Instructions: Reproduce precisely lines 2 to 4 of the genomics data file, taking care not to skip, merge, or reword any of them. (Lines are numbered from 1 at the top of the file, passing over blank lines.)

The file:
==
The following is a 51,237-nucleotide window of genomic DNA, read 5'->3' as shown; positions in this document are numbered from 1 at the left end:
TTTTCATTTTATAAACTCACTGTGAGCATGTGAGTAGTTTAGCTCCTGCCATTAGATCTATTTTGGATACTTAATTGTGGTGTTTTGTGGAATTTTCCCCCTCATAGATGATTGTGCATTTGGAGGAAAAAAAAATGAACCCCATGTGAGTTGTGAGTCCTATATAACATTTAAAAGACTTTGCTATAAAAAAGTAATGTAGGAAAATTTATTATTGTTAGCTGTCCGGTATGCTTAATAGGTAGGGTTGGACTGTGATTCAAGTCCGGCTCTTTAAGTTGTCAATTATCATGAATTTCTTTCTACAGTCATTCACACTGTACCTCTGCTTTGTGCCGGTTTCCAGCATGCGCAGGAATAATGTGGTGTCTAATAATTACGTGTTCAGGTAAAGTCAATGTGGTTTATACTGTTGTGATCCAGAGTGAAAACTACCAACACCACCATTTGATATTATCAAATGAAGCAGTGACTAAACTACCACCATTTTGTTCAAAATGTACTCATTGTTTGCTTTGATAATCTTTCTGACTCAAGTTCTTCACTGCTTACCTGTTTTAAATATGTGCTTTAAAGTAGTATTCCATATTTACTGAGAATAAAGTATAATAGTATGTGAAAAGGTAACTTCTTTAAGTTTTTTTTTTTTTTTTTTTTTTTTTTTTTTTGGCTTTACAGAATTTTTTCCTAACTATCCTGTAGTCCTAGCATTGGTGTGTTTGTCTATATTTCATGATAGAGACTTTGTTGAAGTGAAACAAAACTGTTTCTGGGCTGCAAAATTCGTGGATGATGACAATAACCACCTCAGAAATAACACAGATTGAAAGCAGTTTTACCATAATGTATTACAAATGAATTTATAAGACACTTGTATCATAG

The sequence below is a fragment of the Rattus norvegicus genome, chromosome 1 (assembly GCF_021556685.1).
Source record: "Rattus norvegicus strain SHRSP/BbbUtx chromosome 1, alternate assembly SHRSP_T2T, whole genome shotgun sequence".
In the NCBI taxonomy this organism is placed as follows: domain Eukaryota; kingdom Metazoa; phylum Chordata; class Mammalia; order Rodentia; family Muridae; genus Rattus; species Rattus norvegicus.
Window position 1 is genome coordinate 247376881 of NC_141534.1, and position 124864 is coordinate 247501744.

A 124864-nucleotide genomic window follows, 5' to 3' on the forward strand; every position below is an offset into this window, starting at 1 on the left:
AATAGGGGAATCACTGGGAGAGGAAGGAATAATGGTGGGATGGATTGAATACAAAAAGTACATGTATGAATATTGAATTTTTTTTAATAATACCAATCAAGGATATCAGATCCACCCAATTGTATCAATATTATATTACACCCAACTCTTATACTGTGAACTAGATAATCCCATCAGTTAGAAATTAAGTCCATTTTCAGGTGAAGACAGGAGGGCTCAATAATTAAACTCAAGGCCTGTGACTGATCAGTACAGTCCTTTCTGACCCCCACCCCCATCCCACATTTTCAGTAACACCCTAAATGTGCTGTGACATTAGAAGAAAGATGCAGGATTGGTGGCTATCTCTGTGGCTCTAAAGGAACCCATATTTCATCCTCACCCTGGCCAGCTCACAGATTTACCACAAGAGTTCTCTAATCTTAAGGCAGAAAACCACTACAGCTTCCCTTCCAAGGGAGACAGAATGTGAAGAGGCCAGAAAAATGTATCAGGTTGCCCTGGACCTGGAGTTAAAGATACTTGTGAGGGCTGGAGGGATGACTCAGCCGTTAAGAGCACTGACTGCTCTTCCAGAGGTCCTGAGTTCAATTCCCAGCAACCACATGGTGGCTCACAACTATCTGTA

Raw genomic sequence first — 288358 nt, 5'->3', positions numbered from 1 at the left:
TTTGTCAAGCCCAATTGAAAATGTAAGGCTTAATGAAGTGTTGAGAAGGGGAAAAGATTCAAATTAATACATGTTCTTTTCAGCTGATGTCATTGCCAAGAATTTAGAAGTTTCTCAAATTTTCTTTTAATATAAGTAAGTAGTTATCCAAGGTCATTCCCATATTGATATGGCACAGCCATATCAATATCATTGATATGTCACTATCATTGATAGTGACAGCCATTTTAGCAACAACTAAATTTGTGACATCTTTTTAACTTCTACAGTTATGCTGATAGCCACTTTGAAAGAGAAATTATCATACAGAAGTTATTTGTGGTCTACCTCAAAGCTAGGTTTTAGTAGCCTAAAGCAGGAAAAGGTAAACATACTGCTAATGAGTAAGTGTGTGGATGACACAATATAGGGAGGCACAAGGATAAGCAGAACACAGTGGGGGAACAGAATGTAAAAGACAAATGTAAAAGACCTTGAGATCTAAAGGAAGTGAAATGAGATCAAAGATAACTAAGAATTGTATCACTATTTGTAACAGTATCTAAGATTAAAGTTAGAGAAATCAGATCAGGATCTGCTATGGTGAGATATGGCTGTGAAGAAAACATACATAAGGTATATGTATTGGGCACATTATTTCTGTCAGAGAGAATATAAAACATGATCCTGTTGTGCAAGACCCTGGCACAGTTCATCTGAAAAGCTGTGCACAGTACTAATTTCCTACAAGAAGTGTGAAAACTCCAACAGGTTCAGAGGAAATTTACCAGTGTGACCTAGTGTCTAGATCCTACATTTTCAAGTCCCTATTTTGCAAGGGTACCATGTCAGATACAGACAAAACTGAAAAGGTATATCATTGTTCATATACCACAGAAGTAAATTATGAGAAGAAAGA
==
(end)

TTTTCATTTTATAAACTCACTGTGAGCATGTGAGTAGTTTAGCTCCTGCCATTAGATCTATTTTGGATACTTAATTGTGGTGTTTTGTGGAATTTTCCCCCTCATAGATGATTGTGCATTTGGAGGAAAAAAAAATGAACCCCATGTGAGTTGTGAGTCCTATATAACATTTAAAAGACTTTGCTATAAAAAAGTAATGTAGGAAAATTTATTATTGTTAGCTGTCCGGTATGCTTAATAGGTAGGGTTGGACTGTGATTCAAGTCCGGCTCTTTAAGTTGTCAATTATCATGAATTTCTTTCTACAGTCATTCACACTGTACCTCTGCTTTGTGCCGGTTTCCAGCATGCGCAGGAATAATGTGGTGTCTAATAATTACGTGTTCAGGTAAAGTCAATGTGGTTTATACTGTTGTGATCCAGAGTGAAAACTACCAACACCACCATTTGATATTATCAAATGAAGCAGTGACTAAACTACCACCATTTTGTTCAAAATGTACTCATTGTTTGCTTTGATAATCTTTCTGACTCAAGTTCTTCACTGCTTACCTGTTTTAAATATGTGCTTTAAAGTAGTATTCCATATTTACTGAGAATAAAGTATAATAGTATGTGAAAAGGTAACTTCTTTAAGTTTTTTTTTTTTTTTTTTTTTTTTTTTTTTTGGCTTTACAGAATTTTTTCCTAACTATCCTGTAGTCCTAGCATTGGTGTGTTTGTCTATATTTCATGATAGAGACTTTGTTGAAGTGAAACAAAACTGTTTCTGGGCTGCAAAATTCGTGGATGATGACAATAACCACCTCAGAAATAACACAGATTGAAAGCAGTTTTACCATAATGTATTACAAATGAATTTATAAGACACTTGTATCATAG

The sequence below is a fragment of the Rattus norvegicus genome, chromosome 1 (assembly GCF_021556685.1).
Source record: "Rattus norvegicus strain SHRSP/BbbUtx chromosome 1, alternate assembly SHRSP_T2T, whole genome shotgun sequence".